Saturday, August 19, 2017

Trump, White Anger and the Paranoid Political Tradition

Just because you’re paranoid does not mean they’re not out to get you.

Maybe it's true:  immigration does exert a downward pressure on wages.  But maybe it's NOT TRUE.  Plenty of economists find that the incremental demand for goods and services created by immigrants -- and therefore economic growth -- more than offset the competition for wages.  These economists base their argument in evidence, not reason.  In fact, there is no correlation between cities with larger immigrant populations and lower wages.  And there is plenty of evidence to the contrary.

But it's certainly true that the argument is an authentic expression of fear and anger of working class whites.  They BELIEVE that immigrants are taking their jobs for lower pay, thereby driving wages down.  And they BELIEVE that the system is rigged against them because to them it's self-evident:  low wages are good for employers, good for business, good for the establishment.  And whether they're true or not, these beliefs have an effect on our politics, our government and our history.

This essay by Lynn Vavreck in the New York Times is a classic summary of this dilemma and it's impact not only on electoral politics and public policy but also how we think of ourselves.

Saturday, August 12, 2017

Artificial Intelligence is Out of Control at Facebook

Has anyone else been following this thread of alarmist articles in the media?  Facebook deployed some "virtual assistant" technology or "bots" that apparently developed their own "language" to communicate between themselves more effectively.  Oh no!  Next they'll be conspiring against us!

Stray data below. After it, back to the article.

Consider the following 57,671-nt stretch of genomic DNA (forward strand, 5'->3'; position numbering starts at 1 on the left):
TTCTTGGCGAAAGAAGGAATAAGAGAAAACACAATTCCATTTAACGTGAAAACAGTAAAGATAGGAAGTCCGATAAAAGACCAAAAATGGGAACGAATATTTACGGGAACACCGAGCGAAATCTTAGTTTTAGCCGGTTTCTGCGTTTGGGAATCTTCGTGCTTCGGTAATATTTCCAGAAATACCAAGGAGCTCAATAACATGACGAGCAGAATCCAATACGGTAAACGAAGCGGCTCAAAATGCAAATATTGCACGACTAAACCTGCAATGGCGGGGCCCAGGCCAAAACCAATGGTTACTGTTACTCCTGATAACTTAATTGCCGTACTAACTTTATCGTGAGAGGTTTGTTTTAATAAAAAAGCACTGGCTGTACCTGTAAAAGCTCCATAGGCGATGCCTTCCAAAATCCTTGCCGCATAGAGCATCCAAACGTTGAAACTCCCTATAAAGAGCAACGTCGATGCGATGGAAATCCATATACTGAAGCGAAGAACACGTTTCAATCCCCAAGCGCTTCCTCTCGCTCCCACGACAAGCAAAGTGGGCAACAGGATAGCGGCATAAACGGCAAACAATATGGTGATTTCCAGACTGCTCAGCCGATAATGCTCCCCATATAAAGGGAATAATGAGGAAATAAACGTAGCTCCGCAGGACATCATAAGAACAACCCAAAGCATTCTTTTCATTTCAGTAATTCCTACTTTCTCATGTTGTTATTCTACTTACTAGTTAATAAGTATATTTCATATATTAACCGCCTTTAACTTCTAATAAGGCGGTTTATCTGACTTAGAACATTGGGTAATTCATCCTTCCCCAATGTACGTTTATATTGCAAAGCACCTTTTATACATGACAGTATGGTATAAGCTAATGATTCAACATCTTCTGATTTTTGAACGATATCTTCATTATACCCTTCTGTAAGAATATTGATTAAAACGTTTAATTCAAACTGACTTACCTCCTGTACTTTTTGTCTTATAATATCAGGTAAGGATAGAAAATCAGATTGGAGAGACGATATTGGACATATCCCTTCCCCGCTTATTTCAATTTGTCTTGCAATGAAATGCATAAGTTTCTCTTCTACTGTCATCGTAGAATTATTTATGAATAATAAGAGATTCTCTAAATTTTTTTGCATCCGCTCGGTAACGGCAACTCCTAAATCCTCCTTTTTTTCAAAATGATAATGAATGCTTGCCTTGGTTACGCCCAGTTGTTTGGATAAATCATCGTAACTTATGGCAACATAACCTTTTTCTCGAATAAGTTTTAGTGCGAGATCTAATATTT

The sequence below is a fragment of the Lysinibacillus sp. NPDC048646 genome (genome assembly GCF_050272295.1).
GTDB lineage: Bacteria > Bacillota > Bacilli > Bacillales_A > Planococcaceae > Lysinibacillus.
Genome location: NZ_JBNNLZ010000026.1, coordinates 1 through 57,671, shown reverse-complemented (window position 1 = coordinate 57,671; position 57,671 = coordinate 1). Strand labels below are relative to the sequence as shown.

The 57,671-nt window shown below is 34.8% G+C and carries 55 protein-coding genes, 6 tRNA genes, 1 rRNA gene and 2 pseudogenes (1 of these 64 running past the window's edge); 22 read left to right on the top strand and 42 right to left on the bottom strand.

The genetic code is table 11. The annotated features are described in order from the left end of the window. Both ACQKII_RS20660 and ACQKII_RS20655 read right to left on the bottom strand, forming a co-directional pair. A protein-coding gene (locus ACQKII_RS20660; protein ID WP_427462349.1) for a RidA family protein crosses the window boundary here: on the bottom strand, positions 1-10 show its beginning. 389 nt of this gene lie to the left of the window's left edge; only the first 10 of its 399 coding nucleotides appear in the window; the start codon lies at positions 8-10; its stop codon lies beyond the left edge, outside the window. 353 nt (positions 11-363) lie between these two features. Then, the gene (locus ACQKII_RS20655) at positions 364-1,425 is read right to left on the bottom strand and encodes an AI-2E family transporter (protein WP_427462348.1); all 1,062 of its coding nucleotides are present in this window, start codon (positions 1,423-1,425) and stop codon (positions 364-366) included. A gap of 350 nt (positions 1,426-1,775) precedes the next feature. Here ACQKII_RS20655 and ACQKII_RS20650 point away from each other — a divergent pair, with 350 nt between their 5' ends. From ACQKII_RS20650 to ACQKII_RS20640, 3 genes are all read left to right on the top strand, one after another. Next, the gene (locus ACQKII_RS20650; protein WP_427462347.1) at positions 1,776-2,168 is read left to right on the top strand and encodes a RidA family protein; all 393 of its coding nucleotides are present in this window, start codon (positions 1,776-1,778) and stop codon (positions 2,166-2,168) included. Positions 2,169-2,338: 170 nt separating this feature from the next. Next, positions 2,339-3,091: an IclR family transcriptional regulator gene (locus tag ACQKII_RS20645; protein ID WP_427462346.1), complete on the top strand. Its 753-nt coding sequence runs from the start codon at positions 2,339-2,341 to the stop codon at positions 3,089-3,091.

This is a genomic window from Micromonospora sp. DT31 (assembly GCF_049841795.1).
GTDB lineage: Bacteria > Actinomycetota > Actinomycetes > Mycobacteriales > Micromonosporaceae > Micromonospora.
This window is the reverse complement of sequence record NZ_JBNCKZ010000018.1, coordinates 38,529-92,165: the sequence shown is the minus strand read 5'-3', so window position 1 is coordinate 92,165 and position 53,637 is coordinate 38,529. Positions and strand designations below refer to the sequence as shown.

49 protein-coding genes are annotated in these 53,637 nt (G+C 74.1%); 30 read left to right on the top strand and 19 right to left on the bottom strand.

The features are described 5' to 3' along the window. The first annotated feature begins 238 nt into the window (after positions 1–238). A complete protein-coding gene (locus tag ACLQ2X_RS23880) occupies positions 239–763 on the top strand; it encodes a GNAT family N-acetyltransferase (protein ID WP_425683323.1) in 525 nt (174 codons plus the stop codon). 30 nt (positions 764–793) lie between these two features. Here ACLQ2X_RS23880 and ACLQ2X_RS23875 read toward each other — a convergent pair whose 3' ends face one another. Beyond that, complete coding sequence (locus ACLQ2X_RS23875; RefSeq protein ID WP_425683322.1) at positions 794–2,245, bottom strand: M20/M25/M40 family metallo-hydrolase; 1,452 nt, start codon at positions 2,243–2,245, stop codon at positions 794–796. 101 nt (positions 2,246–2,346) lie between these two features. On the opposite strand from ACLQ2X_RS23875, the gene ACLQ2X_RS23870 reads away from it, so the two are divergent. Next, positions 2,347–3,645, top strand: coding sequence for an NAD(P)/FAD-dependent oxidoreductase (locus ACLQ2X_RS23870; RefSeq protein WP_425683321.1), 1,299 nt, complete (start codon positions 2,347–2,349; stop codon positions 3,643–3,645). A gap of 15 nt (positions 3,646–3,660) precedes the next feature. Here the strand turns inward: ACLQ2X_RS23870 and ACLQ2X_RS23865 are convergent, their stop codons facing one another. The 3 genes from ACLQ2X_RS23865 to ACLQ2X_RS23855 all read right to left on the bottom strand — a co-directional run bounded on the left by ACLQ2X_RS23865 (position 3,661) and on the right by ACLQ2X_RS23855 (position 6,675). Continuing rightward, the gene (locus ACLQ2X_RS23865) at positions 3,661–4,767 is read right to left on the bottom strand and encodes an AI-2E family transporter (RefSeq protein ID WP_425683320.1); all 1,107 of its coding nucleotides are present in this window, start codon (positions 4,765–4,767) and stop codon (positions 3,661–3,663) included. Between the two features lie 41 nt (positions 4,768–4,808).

From Dave Gershgorn at Quartz:
Recent headlines and news articles have depicted research from Facebook’s artificial intelligence lab as the sci-fi beginnings of killer AI: one bot is learning to talk to another bot in a secret language so complex that it had to shut down. A BGR headline reads “Facebook engineers panic, pull plug on AI after bots develop their own language,” and Digital Journal claims in its article that “There’s not yet enough evidence to determine whether they present a threat that could enable machines to overrule their operators.” 
Most of the coverage has been ridiculous:  not just a waste of time or useless but actually misleading.  These writers and publishers are using words to amuse, alarm and provoke but not to explain.  Classic mystification.

But Dave does a decent job here, explaining that, in fact, there is nothing nefarious going on:
The bots did exactly what they were programmed to do: haggle over fake objects. They developed a new way of communicating with each other, because computers don’t speak English—just like we use x to stand in for a number in math, the bots were using other letters to stand in for longer words and ideas, like “iii” for “want” or “orange.”

Saturday, December 31, 2016

Media, Corporations and Democracy

Robert Reich has posted another excellent video, this one entitled "Trump and the Media." In it he outlines how Trump is using power, the law and public opinion to undermine the media and consolidate his own power. Many of my friends and colleagues have responded to this thoughtful analysis with a big "So what?!" They point out that the media has always been biased, that it's never been truly independent, that it's all owned by a couple of corporations and none of them can be trusted. So what's the big deal?

This is fallacious reasoning for three reasons.  First, no matter how bad the media gets, it doesn't make it any more or less important for our communities, our society and our Republic. And second, just because they are biased, not independent and privately owned, does not mean that they MUST be undeserving of our trust. And finally, by generalizing and giving up, we may actually be making matters worse for the few remaining journalists, editors and publishers out there who are still fulfilling their public mission. Cynicism about the media is not the same as skepticism.